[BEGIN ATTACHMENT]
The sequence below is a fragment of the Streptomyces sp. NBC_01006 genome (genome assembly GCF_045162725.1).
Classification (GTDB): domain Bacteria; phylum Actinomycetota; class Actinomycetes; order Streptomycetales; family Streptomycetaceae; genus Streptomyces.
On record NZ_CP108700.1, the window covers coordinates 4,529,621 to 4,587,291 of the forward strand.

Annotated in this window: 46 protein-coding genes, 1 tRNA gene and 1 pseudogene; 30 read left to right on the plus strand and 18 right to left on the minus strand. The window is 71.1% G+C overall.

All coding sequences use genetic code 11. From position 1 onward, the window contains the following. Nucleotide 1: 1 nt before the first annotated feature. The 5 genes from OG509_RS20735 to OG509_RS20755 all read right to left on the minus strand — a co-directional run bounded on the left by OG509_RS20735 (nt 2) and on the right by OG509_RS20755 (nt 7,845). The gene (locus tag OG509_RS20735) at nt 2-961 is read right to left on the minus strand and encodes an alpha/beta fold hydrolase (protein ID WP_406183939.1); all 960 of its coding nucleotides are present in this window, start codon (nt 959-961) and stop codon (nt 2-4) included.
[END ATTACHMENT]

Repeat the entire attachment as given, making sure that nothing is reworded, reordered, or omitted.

The sequence below is a fragment of the Streptomyces sp. NBC_01006 genome (genome assembly GCF_045162725.1).
Classification (GTDB): domain Bacteria; phylum Actinomycetota; class Actinomycetes; order Streptomycetales; family Streptomycetaceae; genus Streptomyces.
On record NZ_CP108700.1, the window covers coordinates 4,529,621 to 4,587,291 of the forward strand.

Annotated in this window: 46 protein-coding genes, 1 tRNA gene and 1 pseudogene; 30 read left to right on the plus strand and 18 right to left on the minus strand. The window is 71.1% G+C overall.

All coding sequences use genetic code 11. From position 1 onward, the window contains the following. Nucleotide 1: 1 nt before the first annotated feature. The 5 genes from OG509_RS20735 to OG509_RS20755 all read right to left on the minus strand — a co-directional run bounded on the left by OG509_RS20735 (nt 2) and on the right by OG509_RS20755 (nt 7,845). The gene (locus tag OG509_RS20735) at nt 2-961 is read right to left on the minus strand and encodes an alpha/beta fold hydrolase (protein ID WP_406183939.1); all 960 of its coding nucleotides are present in this window, start codon (nt 959-961) and stop codon (nt 2-4) included.